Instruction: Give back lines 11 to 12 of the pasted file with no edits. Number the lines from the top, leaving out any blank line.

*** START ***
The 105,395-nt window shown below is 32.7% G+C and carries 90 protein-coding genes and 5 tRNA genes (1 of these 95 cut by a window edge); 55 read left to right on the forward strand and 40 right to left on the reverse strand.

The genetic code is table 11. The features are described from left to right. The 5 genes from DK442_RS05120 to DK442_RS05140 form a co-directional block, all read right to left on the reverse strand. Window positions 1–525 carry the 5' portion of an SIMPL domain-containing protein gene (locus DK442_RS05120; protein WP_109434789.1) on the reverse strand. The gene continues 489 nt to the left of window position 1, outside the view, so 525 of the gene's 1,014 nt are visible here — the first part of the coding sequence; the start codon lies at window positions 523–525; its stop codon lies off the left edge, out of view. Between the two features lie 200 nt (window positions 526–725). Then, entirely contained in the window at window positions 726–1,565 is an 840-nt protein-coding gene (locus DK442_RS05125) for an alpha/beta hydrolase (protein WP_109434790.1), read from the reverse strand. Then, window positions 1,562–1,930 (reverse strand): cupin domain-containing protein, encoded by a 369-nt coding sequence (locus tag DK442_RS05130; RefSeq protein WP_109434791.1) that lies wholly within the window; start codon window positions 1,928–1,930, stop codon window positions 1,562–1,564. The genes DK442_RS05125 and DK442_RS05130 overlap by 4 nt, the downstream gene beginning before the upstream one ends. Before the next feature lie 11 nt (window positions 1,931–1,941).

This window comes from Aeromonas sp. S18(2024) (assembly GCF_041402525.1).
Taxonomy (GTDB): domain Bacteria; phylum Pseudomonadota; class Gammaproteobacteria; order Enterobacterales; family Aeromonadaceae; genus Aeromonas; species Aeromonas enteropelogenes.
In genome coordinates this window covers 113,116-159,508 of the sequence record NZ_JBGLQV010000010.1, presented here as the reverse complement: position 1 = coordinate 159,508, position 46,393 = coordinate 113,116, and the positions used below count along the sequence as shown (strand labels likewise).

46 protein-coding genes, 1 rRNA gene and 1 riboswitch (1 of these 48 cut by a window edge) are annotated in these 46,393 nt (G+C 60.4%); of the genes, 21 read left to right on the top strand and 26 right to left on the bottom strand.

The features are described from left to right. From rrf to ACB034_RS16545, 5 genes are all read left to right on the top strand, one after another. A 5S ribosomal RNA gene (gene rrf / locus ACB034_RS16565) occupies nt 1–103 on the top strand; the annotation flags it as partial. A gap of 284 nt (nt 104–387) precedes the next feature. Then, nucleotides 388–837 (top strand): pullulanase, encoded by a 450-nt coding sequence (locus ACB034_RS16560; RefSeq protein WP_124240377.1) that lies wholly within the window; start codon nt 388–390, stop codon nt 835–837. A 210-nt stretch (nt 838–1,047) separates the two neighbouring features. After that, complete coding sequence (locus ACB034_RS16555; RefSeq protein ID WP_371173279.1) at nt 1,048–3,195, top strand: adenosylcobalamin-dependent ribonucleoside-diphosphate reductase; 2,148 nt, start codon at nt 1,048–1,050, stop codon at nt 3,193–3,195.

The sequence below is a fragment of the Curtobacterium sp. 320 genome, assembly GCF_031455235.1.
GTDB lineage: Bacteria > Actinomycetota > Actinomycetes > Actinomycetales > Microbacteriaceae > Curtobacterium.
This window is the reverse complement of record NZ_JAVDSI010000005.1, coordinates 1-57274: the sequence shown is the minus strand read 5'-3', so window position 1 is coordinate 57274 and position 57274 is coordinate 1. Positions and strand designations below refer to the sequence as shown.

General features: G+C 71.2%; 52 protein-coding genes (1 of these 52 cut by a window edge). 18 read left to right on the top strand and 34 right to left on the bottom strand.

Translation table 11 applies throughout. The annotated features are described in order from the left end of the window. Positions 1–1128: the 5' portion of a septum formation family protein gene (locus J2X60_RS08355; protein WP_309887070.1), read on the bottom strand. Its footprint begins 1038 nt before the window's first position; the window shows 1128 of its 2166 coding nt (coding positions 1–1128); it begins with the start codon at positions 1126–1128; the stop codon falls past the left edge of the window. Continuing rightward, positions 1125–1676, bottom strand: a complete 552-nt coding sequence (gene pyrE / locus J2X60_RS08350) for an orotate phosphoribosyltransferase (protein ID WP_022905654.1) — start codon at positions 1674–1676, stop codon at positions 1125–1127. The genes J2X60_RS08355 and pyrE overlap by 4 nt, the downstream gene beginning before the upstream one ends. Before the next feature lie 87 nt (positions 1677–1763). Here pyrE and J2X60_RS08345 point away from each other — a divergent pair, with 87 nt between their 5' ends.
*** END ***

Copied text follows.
General features: G+C 71.2%; 52 protein-coding genes (1 of these 52 cut by a window edge). 18 read left to right on the top strand and 34 right to left on the bottom strand.

Translation table 11 applies throughout. The annotated features are described in order from the left end of the window. Positions 1–1128: the 5' portion of a septum formation family protein gene (locus J2X60_RS08355; protein WP_309887070.1), read on the bottom strand. Its footprint begins 1038 nt before the window's first position; the window shows 1128 of its 2166 coding nt (coding positions 1–1128); it begins with the start codon at positions 1126–1128; the stop codon falls past the left edge of the window. Continuing rightward, positions 1125–1676, bottom strand: a complete 552-nt coding sequence (gene pyrE / locus J2X60_RS08350) for an orotate phosphoribosyltransferase (protein ID WP_022905654.1) — start codon at positions 1674–1676, stop codon at positions 1125–1127. The genes J2X60_RS08355 and pyrE overlap by 4 nt, the downstream gene beginning before the upstream one ends. Before the next feature lie 87 nt (positions 1677–1763). Here pyrE and J2X60_RS08345 point away from each other — a divergent pair, with 87 nt between their 5' ends.